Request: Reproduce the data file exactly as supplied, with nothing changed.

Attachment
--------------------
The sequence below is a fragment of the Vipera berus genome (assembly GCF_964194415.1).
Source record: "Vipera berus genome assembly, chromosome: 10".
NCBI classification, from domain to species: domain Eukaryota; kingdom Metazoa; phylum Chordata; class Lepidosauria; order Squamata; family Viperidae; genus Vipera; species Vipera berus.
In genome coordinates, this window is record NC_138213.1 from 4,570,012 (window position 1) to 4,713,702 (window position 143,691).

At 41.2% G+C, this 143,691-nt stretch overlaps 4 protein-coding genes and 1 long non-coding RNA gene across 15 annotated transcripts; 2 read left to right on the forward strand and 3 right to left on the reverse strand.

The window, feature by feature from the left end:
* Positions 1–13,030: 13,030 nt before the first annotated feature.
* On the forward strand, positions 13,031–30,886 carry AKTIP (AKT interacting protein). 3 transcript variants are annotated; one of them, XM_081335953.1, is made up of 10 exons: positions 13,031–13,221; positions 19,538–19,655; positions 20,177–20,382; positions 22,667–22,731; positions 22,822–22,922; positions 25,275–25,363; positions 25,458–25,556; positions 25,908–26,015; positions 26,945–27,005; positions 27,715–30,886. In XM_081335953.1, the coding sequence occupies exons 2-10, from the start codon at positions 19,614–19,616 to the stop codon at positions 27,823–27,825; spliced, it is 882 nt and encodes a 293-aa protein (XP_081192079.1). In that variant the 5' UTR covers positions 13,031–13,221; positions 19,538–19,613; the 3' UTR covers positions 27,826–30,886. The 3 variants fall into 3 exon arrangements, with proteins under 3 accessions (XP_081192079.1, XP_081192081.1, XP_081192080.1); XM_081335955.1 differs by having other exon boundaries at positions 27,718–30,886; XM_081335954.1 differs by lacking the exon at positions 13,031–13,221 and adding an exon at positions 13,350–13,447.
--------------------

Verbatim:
The sequence below is a fragment of the Vipera berus genome (assembly GCF_964194415.1).
Source record: "Vipera berus genome assembly, chromosome: 10".
NCBI classification, from domain to species: domain Eukaryota; kingdom Metazoa; phylum Chordata; class Lepidosauria; order Squamata; family Viperidae; genus Vipera; species Vipera berus.
In genome coordinates, this window is record NC_138213.1 from 4,570,012 (window position 1) to 4,713,702 (window position 143,691).

At 41.2% G+C, this 143,691-nt stretch overlaps 4 protein-coding genes and 1 long non-coding RNA gene across 15 annotated transcripts; 2 read left to right on the forward strand and 3 right to left on the reverse strand.

The window, feature by feature from the left end:
* Positions 1–13,030: 13,030 nt before the first annotated feature.
* On the forward strand, positions 13,031–30,886 carry AKTIP (AKT interacting protein). 3 transcript variants are annotated; one of them, XM_081335953.1, is made up of 10 exons: positions 13,031–13,221; positions 19,538–19,655; positions 20,177–20,382; positions 22,667–22,731; positions 22,822–22,922; positions 25,275–25,363; positions 25,458–25,556; positions 25,908–26,015; positions 26,945–27,005; positions 27,715–30,886. In XM_081335953.1, the coding sequence occupies exons 2-10, from the start codon at positions 19,614–19,616 to the stop codon at positions 27,823–27,825; spliced, it is 882 nt and encodes a 293-aa protein (XP_081192079.1). In that variant the 5' UTR covers positions 13,031–13,221; positions 19,538–19,613; the 3' UTR covers positions 27,826–30,886. The 3 variants fall into 3 exon arrangements, with proteins under 3 accessions (XP_081192079.1, XP_081192081.1, XP_081192080.1); XM_081335955.1 differs by having other exon boundaries at positions 27,718–30,886; XM_081335954.1 differs by lacking the exon at positions 13,031–13,221 and adding an exon at positions 13,350–13,447.